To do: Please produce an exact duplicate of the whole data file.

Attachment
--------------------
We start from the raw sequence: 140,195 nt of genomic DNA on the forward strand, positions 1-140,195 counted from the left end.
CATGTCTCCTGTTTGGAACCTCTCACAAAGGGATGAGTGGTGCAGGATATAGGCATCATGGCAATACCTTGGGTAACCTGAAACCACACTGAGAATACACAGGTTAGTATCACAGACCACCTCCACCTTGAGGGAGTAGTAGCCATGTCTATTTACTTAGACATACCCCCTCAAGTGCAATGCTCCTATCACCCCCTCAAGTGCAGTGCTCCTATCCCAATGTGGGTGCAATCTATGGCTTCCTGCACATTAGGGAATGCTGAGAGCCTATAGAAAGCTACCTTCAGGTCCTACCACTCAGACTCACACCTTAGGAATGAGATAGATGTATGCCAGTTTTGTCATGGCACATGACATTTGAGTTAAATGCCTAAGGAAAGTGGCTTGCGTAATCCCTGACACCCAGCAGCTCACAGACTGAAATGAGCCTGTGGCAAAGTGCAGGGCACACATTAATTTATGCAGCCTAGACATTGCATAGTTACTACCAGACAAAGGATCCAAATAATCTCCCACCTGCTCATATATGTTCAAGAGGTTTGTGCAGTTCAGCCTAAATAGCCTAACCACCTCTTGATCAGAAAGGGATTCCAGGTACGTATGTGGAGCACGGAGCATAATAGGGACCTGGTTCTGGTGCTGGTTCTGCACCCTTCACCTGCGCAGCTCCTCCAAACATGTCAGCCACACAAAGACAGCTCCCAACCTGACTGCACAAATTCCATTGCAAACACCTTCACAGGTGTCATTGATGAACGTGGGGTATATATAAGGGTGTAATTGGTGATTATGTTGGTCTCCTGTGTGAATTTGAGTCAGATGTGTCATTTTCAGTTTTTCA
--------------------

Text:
We start from the raw sequence: 140,195 nt of genomic DNA on the forward strand, positions 1-140,195 counted from the left end.
CATGTCTCCTGTTTGGAACCTCTCACAAAGGGATGAGTGGTGCAGGATATAGGCATCATGGCAATACCTTGGGTAACCTGAAACCACACTGAGAATACACAGGTTAGTATCACAGACCACCTCCACCTTGAGGGAGTAGTAGCCATGTCTATTTACTTAGACATACCCCCTCAAGTGCAATGCTCCTATCACCCCCTCAAGTGCAGTGCTCCTATCCCAATGTGGGTGCAATCTATGGCTTCCTGCACATTAGGGAATGCTGAGAGCCTATAGAAAGCTACCTTCAGGTCCTACCACTCAGACTCACACCTTAGGAATGAGATAGATGTATGCCAGTTTTGTCATGGCACATGACATTTGAGTTAAATGCCTAAGGAAAGTGGCTTGCGTAATCCCTGACACCCAGCAGCTCACAGACTGAAATGAGCCTGTGGCAAAGTGCAGGGCACACATTAATTTATGCAGCCTAGACATTGCATAGTTACTACCAGACAAAGGATCCAAATAATCTCCCACCTGCTCATATATGTTCAAGAGGTTTGTGCAGTTCAGCCTAAATAGCCTAACCACCTCTTGATCAGAAAGGGATTCCAGGTACGTATGTGGAGCACGGAGCATAATAGGGACCTGGTTCTGGTGCTGGTTCTGCACCCTTCACCTGCGCAGCTCCTCCAAACATGTCAGCCACACAAAGACAGCTCCCAACCTGACTGCACAAATTCCATTGCAAACACCTTCACAGGTGTCATTGATGAACGTGGGGTATATATAAGGGTGTAATTGGTGATTATGTTGGTCTCCTGTGTGAATTTGAGTCAGATGTGTCATTTTCAGTTTTTCA